• 4127 patients fully recovered.

  • 447 confirmed cases outside China with one death.

By the middle of February 2020, cases of COVID-19 had been reported in the Western Pacific region (Singapore, Japan, Republic of Korea, Malaysia, Viet Nam, Australia, Philippines, Cambodia), South-East Asia (Thailand, India, Nepal, Sri Lanka), North America (the USA and Canada), Europe (Russian Federation, Spain, Belgium, Finland, Sweden, Germany, France, UK and Italy) and the Eastern Mediterranean region (United Arab Emirates) [4].

Due to the increased transmission of 2019-nCoV, the WHO has conducted risk assessments, which have concluded that China is at “very high” risk, while the threat of the virus has been established as a “high” risk at the regional and global level [5, 6].

Transmission and symptoms

COVID-19 is spread due to close person-to-person contact via coughing or sneezing, similar to the transmission of influenza and other respiratory pathogens [1]. People with cardio-pulmonary complaints, weakened immune systems, infants and older adults are more prone to COVID-19.

Symptoms of COVID-19 include sneezing, cough, sore throat, fever, headache and feeling of being unwell [3, 7], which may appear in a few as 2 days, or as long as 14 days, after exposure to the virus [3, 7]. Lower-respiratory tract ailments, such as pneumonia or bronchitis, may sometimes be caused by human coronaviruses. COVID-19 symptoms are often mild, with ≈ 20% of infections progressing to severe diseases, such as pneumonia, respiratory failure and, in some cases, death [8].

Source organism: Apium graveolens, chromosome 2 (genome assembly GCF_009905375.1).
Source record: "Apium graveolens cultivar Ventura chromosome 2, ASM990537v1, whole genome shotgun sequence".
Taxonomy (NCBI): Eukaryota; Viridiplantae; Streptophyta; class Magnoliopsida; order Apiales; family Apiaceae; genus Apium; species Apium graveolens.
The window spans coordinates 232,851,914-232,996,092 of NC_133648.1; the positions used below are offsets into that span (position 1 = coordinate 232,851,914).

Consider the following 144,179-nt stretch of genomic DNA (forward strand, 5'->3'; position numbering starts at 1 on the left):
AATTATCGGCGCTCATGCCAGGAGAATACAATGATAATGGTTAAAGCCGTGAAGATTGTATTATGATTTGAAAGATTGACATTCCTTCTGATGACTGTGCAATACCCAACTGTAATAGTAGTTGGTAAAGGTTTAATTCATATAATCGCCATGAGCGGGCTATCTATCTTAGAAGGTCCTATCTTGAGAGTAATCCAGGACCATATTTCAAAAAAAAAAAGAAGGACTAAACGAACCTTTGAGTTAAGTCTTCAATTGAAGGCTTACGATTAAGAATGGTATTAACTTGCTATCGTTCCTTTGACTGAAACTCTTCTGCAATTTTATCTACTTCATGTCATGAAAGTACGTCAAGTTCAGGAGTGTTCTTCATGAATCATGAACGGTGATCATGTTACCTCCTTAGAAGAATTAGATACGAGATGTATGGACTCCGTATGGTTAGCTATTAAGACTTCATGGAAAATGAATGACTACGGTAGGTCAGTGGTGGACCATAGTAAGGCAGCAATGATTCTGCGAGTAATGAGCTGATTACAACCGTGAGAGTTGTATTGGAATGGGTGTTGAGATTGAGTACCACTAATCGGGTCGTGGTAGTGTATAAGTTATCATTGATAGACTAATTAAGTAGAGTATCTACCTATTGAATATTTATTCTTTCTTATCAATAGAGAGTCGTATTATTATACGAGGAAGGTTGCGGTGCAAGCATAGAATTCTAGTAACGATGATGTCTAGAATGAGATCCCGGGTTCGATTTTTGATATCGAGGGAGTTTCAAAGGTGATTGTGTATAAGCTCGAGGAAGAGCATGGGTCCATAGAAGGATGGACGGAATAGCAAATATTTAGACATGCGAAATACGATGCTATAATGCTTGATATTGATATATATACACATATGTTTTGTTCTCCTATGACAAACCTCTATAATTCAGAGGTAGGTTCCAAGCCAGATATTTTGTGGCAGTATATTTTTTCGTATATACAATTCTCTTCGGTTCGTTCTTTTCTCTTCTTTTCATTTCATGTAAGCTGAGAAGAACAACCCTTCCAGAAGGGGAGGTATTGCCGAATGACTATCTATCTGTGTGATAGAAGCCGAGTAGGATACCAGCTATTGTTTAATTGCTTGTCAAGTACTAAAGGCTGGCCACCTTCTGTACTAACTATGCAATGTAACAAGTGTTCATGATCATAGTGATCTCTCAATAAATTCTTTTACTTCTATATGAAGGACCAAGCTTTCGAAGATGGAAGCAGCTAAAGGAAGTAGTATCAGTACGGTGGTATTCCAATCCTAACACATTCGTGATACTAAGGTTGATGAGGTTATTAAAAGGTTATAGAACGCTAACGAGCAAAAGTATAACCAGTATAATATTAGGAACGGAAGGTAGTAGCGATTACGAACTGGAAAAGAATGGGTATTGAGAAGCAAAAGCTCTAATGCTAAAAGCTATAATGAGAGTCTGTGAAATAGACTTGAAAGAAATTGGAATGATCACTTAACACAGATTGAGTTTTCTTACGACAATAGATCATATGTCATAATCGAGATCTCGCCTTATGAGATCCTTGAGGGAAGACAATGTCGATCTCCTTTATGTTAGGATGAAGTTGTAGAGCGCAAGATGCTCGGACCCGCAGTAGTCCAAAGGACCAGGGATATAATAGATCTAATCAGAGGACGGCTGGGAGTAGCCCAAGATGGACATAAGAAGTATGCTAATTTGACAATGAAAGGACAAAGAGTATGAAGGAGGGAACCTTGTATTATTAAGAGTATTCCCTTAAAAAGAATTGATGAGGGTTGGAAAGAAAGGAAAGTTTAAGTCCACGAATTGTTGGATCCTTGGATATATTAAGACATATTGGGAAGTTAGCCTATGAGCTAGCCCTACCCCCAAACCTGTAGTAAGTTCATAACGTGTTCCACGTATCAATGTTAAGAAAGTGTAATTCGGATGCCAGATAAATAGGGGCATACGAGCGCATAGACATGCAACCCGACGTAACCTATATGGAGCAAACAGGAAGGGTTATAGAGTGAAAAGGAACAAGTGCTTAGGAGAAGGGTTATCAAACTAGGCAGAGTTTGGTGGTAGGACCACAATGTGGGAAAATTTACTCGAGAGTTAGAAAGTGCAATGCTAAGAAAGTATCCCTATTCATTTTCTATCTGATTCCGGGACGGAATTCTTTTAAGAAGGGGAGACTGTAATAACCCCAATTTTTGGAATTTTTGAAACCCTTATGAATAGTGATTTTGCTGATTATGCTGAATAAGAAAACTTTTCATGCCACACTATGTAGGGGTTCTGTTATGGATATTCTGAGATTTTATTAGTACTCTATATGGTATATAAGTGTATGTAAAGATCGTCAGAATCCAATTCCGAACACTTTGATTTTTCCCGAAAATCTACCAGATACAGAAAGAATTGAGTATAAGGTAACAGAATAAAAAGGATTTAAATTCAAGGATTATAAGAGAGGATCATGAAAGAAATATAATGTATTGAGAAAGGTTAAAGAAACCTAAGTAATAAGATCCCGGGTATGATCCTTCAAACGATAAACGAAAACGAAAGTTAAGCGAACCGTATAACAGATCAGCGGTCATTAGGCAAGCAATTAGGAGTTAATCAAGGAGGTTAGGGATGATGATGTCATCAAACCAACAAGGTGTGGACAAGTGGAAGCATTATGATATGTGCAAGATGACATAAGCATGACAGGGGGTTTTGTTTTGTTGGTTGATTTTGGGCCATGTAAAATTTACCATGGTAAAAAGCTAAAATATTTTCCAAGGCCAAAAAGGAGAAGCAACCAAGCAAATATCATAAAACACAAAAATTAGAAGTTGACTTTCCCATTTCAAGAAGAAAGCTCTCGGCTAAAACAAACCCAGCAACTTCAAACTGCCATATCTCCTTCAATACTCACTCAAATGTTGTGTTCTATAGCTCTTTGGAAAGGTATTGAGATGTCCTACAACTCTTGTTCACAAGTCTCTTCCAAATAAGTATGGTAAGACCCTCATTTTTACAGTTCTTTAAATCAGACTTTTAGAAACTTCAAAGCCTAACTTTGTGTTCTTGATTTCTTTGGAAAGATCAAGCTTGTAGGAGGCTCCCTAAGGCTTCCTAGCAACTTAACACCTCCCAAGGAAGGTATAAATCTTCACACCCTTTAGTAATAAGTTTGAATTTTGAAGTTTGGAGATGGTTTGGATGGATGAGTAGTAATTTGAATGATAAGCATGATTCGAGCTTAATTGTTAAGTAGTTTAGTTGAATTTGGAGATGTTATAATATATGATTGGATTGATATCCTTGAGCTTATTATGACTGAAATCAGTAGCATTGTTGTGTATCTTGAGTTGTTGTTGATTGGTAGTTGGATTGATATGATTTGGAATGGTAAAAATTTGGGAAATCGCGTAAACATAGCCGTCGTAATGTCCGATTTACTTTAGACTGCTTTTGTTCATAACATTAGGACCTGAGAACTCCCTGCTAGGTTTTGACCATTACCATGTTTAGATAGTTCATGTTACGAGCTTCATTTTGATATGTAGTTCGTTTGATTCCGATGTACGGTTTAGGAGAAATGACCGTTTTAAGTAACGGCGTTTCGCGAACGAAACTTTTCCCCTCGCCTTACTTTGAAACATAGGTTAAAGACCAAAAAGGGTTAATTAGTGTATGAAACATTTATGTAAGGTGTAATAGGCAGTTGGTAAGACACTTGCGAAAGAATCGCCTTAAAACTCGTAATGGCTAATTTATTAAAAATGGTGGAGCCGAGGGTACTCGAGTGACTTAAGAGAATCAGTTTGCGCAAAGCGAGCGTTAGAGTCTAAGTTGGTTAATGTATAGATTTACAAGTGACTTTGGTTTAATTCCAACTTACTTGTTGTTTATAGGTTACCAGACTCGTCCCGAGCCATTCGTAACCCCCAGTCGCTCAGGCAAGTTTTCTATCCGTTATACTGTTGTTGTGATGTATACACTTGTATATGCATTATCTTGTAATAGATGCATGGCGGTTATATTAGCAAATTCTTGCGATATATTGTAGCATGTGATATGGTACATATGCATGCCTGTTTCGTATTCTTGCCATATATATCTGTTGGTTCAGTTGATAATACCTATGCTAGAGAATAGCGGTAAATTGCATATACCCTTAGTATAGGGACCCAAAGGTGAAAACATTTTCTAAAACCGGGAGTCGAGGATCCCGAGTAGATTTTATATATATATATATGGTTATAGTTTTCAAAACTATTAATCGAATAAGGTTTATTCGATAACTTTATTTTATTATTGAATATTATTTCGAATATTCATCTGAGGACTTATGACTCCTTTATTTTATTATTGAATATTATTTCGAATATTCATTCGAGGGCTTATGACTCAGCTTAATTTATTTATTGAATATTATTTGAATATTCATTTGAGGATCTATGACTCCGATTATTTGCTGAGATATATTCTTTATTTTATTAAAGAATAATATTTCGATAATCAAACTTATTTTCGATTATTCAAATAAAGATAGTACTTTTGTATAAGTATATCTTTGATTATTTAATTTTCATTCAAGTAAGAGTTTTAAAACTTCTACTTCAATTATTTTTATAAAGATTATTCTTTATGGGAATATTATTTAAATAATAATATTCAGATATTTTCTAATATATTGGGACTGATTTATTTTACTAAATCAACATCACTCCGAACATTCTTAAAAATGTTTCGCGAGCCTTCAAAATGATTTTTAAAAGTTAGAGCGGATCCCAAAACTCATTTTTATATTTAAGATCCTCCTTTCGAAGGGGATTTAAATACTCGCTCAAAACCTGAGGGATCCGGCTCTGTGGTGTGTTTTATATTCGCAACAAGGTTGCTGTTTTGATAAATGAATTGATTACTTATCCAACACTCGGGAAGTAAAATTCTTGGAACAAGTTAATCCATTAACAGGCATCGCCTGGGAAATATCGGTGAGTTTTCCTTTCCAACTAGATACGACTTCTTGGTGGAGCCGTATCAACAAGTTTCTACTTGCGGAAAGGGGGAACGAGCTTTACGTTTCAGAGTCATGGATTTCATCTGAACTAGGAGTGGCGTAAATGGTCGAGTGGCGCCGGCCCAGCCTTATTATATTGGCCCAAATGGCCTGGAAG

Management of COVID-19

According to the US Centers for Disease Control and Prevention (CDC), there is no specific recommended antiviral therapy for COVID-19. Individuals with COVID-19 require palliative care to help relieve symptoms, and those with severe disease may require care to support vital organ functions [9]. Intravenous drips can be used to maintain blood pressure, fluids given to manage diarrhoea and ibuprofen provided for pain relief in mild cases [10].